Donnie Brasco

In his recent films, dating back to his undeniably funny turn in Dick Tracy, Al Pacino has become a compulsive ham — one step away from being a self-parody that his fans laugh at affectionately, as we do now with Dennis Hopper or Jack Nicholson. A friend of mine loves to parody Pacino ripping his glasses off in City Hall and bellowing “Thass all I wanna know!” In that movie, and also in Heat and even in Scent of a Woman, Pacino’s motto seemed to be “The louder the better.”

But he’s a great actor, and he still has plenty of surprises left in him. In Donnie Brasco, a superbly crafted true-life mobster film, Pacino plays a shabby, aging gangster named Lefty Ruggerio, and he gives a performance that nearly erases our memory of his awful grandstanding in Heat and City Hall. Pacino is quiet here, exhausted and bitter — he turns Lefty into a wiseguy version of Willy Loman. There’s deep pathos in his portrait of a mobster who never made it.

Pacino would make Donnie Brasco worth a look even if it were a dud, but it isn’t. The title character, whose real name is Joseph Pistone, is an FBI agent who infiltrates a New York crime family by getting close to Lefty. Johnny Depp, who plays Pistone, turns in a brilliant poker-faced performance. For most of the movie, the undercover Pistone must keep his expression perfectly blank (he can’t react with horror to the sudden bursts of violence or he’ll give himself away), and yet Depp always lets us know what Pistone is thinking. He does this with no voice-over narration and a bare minimum of dialogue.

With a quieter Pacino and the deft silent actor Depp, Donnie Brasco is free to be subtle. Director Mike Newell (Four Weddings and a Funeral) and the great screenwriter Paul Attanasio (Quiz Show) pay as much attention to emotional details as to the clockwork details of mob life. When Pistone visits his wife Maggie (Anne Heche), who’s always in the dark about what he’s doing, the camera lingers on Pistone putting away cereal boxes. A wonderful touch: it dramatizes how diligently Pistone must organize his dual life. Mob over there, family over here.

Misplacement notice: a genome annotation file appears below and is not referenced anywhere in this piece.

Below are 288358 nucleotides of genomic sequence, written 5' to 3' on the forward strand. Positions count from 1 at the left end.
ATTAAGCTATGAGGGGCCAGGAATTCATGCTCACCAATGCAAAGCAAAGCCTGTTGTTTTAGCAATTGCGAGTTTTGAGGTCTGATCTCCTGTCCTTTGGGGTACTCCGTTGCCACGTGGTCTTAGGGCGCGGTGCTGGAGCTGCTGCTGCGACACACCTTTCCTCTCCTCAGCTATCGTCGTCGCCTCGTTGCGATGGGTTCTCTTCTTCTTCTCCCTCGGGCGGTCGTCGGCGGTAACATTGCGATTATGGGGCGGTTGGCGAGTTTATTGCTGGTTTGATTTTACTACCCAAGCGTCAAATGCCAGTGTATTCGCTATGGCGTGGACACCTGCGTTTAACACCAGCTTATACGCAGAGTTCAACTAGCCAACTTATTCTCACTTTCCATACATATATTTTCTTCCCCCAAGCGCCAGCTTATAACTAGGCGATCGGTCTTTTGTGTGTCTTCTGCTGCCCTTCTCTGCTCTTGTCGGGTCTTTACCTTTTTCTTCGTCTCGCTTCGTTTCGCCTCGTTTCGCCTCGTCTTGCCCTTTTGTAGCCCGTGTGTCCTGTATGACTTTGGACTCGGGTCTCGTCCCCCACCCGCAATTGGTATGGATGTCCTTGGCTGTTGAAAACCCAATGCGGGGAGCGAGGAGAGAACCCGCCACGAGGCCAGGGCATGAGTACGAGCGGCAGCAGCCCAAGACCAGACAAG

Many reviewers have singled out the scene in which Pistone refuses to remove his shoes in a Japanese restaurant (his tape recorder is in his boot). That’s a terrific bit, but what stayed with me were the scenes between Pistone and his new friend. Lefty, whose own son is a junkie, seems to cling to Pistone as the son he should have had. Pistone doesn’t know how to react to Lefty’s fierce love for him, and for me the best moment in the film is when Lefty confronts Pistone with evidence that seems to blow his cover. He takes out his gun and scares Pistone with it, but not by aiming it at him.

Donnie Brasco ends with two eloquently silent bits from Pacino and Depp, after the FBI closes in on the mob family. Lefty puts his valuables in a drawer and goes to meet his fate, while Pistone accepts a medal and a check, his expression frozen and stoic. What are these men thinking? We can spend hours filling in the blanks left by this great and saddening movie.

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